Elon Musk’s social media company, X, was the subject of a formal inquiry launched by the European Union on Monday. The investigation focused on X’s alleged failure to prevent the spread of false information and illegal content, as well as its lack of advertising transparency and “deceptive” design techniques.
Since Musk acquired the site, once known as Twitter, last year, X has loosened its content filtering procedures. This investigation is arguably the biggest regulatory action against X to date. Researchers claim that the company’s new regulations have increased the amount of inflammatory content on the platform, forcing advertisers to reduce their advertising.
The EU is pursuing X for the first time with the authority it acquired following the passing of the Digital Services Act last year. The bill grants authorities enormous new authority to compel social media firms to screen their platforms for hate speech, false information, and other contentious material. The new regulation also applies to YouTube, Facebook, Instagram, Snapchat, TikTok, and other platforms.
The executive arm of the 27-nation union, the European Commission, had indicated that it intended to investigate X’s business operations in greater detail. Authorities opened a preliminary investigation into the dissemination of “terrorist and violent content and hate speech” on X following the commencement of the Israel-Hamas war in October.
The executive vice president of the European Commission in charge of digital policy, Margrethe Vestager, stated in a statement that “the evidence we currently have is enough to formally open a proceeding against X.” “The commission will thoroughly examine X’s adherence to the DSA to guarantee the protection of European citizens on the internet.”
X declared that it “continues to be dedicated to adhering to the Digital Services Act and is assisting with the regulatory procedure.”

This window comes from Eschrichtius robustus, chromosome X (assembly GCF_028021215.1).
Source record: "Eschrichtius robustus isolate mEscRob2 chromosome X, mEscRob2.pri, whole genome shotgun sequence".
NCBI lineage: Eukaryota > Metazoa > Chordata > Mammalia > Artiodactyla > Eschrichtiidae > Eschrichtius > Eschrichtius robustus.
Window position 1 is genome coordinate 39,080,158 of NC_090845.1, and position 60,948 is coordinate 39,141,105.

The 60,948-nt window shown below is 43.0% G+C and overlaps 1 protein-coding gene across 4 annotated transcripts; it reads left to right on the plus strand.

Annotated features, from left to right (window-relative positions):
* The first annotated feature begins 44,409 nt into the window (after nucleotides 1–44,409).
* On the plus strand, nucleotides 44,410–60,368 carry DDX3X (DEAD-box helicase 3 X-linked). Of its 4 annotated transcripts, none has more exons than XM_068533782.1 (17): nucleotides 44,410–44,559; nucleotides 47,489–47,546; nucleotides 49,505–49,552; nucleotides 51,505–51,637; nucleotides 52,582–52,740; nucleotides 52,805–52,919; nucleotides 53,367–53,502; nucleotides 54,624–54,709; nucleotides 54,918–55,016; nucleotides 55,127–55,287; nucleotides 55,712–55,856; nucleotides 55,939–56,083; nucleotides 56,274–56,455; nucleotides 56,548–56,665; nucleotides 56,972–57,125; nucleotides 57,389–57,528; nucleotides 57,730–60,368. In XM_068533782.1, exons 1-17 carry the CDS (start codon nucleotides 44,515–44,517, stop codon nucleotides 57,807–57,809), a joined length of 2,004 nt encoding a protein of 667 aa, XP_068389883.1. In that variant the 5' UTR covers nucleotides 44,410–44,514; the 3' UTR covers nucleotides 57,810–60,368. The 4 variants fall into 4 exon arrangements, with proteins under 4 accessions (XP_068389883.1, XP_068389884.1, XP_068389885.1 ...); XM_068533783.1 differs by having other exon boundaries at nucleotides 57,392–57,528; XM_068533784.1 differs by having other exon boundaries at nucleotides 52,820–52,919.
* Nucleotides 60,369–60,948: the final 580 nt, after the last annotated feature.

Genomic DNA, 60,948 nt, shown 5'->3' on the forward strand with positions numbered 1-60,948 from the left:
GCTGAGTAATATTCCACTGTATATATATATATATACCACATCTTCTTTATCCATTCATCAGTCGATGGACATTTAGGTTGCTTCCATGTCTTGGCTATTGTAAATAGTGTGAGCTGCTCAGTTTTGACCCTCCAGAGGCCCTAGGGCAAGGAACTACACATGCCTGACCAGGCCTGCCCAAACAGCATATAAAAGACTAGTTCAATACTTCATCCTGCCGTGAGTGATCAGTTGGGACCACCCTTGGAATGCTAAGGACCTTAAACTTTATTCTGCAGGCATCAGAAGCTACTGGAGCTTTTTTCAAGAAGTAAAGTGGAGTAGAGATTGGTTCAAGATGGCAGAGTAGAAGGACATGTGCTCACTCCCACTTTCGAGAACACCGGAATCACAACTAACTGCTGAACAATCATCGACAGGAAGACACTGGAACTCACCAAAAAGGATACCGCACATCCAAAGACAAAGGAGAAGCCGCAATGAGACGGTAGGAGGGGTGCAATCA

The inquiry reveals a significant distinction in internet policing between the US and Europe. Because of free speech rights, online posts are essentially unrestricted in the United States, but because of cultural and historical factors, governments in Europe have placed greater limitations on hate speech, violent incitement, and other damaging content.
The EU attempted to force businesses to set up processes to more consistently abide by laws pertaining to such content online with the Digital Services Act.
The declaration The probe has no end in sight; it starts on Monday. Requests for further evidence from X and interviews with external parties are anticipated components of the investigation. Should the Digital Services Act be proven to have been broken, the corporation would face fines as high as 6% of its worldwide sales.
Following his takeover of the network, Musk reorganized its content moderation procedures, abolished the trust and safety council, and allowed a large number of previously banned users to return. Since then, many studies have been released that show an almost immediate increase in hostile posts and antisemitic content.
The nonprofit Institute for Strategic Dialogue, which tracks extremism and misinformation, discovered that following Musk’s takeover, the number of English-language antisemitic posts on X more than doubled. The European Commission discovered that following Musk’s lifting of mitigating measures at the beginning of this year, contact with pro-Kremlin accounts increased by 36%.
This summer, a wave of natural calamities occurred all throughout the world, and on X, false information about climate change quickly proliferated. X received a single point out of a potential 21 on a scorecard assessing social media businesses for their efforts against misinformation about climate change.
According to EU officials, X might not be abiding by regulations requiring online platforms to take swift action when notified of illegal and vile content, including antisemitism and the promotion of violence and terrorism. In accordance with the law, businesses must also evaluate and reduce the danger of harmful content spreading throughout their platforms.
Officials expressed concerns about X’s content control procedures in languages other than English, especially in light of the upcoming 2024 elections across the continent.
The probe will also look into X’s attempts to stop the spread of misleading information. The company uses a tool called Community Notes, which allows users to provide context to posts that they think contain false information. However, EU regulators have stated that this strategy might not be enough. Regulators will also investigate the methods used to amplify the visibility of postings made by X users who have paid for authentication, indicated by a blue check mark.
The probe will assess the EU’s capacity to compel major internet companies to alter their operations. In May, Musk, a vocal supporter of free speech rights, removed X from the EU’s voluntary code of conduct meant to counter misinformation.
Following the EU’s initial investigation in October, Musk pushed officials to provide proof of illegal content on X. He asked, “Please list the violations you allude to on X, so that they are visible to the public.”